Beginning as early as 2014, several states in the United States have changed their curriculum to include systematic phonics instruction in elementary school.[18][19][20][21]

In 2018, the State Government of Victoria, Australia, published a website containing a comprehensive Literacy Teaching Toolkit including Effective Reading Instruction, Phonics, and Sample Phonics Lessons.[22]

Analytic phonics and analogy phonics[edit]

Analytic phonics does not involve pronouncing individual sounds (phonemes) in isolation and blending the sounds, as is done in synthetic phonics. Rather, it is taught at the word level and students learn to analyse letter-sound relationships once the word is identified. For example, students might be asked to practice saying words with similar sounds such as ball, bat and bite. Furthermore, students are taught consonant blends (separate, adjacent consonants) as units, such as br in break and or shr in shrouds.[23][24]

Analogy phonics is a particular type of analytic phonics in which the teacher has students analyse phonic elements according to the speech sounds (phonograms) in the word. For example, a type of phonogram (known in linguistics as a rime) is composed of the vowel and the consonant sounds that follow it (e.g. in the words cat, mat and sat, the rime is "at".) Teachers using the analogy method may have students memorize a bank of phonograms, such as -at or -am, or use word families (e.g. can, ran, man, or may, play, say).[25][23][26]

There have been studies on the effectiveness of instruction using analytic phonics vs. synthetic phonics. Johnston et al. (2012) conducted experimental research studies that tested the effectiveness of phonics learning instruction among 10-year-old boys and girls.[27] They used comparative data from the Clackmannanshire Report and chose 393 participants to compare synthetic phonics instruction and analytic phonics instruction.[28][27] The boys taught by the synthetic phonics method had better word reading than the girls in their classes, and their spelling and reading comprehension was as good. On the other hand, with analytic phonics teaching, although the boys performed as well as the girls in word reading, they had inferior spelling and reading comprehension. Overall, the group taught by synthetic phonics had better word reading, spelling, and reading comprehension. And, synthetic phonics did not lead to any impairment in the reading of irregular words.[27]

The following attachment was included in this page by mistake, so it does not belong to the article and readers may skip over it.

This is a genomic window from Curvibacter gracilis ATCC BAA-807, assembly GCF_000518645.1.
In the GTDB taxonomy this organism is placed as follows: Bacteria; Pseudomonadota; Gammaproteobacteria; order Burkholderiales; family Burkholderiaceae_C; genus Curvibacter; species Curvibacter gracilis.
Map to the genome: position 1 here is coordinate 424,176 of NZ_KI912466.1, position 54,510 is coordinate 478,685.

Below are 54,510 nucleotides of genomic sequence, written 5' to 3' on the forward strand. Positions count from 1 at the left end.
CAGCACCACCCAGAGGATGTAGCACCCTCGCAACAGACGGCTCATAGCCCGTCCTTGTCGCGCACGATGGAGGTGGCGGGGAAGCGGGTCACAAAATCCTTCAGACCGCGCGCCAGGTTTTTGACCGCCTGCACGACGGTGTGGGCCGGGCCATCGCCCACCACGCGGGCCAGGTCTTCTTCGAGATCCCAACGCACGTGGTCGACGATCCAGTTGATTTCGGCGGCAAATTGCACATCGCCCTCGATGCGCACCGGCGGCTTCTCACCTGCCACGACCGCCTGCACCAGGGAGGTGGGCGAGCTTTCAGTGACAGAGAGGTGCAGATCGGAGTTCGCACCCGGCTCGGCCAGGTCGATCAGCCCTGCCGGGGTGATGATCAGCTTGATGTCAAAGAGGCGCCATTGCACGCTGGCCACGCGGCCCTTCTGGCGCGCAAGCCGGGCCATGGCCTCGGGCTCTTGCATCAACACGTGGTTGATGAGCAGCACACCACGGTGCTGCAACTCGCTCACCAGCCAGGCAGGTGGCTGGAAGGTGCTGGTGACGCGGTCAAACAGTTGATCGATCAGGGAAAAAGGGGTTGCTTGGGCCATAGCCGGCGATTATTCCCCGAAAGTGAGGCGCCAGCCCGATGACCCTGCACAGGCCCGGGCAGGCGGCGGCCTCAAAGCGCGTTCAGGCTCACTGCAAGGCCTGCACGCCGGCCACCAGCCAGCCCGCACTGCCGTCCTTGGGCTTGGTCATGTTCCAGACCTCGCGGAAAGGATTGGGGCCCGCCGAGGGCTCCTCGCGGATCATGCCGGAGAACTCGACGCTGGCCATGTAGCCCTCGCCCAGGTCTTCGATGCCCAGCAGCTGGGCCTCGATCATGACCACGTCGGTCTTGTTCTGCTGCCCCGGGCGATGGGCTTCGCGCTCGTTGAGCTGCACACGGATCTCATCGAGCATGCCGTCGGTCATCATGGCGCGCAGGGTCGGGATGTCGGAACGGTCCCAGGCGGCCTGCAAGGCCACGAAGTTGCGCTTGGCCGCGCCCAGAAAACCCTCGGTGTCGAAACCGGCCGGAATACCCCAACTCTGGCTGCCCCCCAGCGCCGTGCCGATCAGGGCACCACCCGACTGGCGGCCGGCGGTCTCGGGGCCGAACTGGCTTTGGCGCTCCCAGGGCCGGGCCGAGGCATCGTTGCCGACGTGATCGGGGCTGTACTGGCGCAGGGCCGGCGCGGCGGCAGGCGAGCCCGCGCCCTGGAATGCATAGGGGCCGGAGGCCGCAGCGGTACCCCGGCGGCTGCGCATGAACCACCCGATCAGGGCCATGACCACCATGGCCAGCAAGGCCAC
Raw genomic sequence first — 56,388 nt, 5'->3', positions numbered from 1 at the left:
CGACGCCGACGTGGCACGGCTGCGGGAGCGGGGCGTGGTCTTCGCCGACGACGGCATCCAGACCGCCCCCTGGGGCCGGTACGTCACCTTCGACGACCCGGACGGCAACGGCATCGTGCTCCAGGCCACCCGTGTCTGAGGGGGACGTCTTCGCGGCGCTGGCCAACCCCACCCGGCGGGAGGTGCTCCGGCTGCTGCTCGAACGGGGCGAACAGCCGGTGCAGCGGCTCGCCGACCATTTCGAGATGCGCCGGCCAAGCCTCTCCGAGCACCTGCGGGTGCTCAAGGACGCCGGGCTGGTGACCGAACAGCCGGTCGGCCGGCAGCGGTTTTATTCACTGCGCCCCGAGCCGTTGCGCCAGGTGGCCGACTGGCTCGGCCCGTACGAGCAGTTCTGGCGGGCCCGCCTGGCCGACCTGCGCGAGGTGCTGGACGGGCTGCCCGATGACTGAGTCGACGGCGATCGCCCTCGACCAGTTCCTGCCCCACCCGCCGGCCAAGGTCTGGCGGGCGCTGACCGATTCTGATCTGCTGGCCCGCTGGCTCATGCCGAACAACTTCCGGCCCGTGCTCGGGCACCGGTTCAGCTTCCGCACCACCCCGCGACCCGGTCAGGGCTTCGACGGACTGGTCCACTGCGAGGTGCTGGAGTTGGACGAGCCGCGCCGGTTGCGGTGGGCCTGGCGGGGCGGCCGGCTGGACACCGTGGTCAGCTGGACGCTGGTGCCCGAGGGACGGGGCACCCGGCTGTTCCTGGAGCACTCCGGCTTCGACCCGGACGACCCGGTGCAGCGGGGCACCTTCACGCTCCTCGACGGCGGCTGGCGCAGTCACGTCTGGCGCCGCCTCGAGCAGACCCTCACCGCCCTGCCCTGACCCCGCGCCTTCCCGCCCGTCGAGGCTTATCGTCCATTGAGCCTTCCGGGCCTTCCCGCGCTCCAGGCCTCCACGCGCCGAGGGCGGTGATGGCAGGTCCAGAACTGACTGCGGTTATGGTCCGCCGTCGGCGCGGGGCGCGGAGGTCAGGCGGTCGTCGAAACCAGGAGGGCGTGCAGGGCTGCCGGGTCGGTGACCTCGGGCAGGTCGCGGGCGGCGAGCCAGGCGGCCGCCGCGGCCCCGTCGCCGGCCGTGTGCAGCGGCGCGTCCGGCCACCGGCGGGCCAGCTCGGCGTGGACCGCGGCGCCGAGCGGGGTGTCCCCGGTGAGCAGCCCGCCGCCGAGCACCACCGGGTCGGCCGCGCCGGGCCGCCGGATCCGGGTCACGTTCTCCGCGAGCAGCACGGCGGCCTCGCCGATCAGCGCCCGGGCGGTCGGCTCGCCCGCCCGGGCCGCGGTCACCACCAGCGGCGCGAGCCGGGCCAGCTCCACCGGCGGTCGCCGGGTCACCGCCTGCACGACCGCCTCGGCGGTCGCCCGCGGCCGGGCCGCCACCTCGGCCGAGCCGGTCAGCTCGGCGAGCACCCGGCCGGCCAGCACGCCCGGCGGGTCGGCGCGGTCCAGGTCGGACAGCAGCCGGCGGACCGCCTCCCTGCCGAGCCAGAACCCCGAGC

Synthetic phonics[edit]

Synthetic phonics uses the concept of 'synthesising', which means 'putting together' or 'blending'. Simply put, the sounds prompted by the letters are synthesised (put together or blended) to pronounce the word.

Common terminology[edit]

Some common terminology used within this article includes:

  • alphabetic code (in synthetic phonics): The relationship between sounds (phonemes) and the letter/s (graphemes) that represent them are referred to as a "code". For example, the sound ay can be represented in many ways (e.g. cake, may, they, eight, aid, break, etc.).[29] See also: Alphabetic principle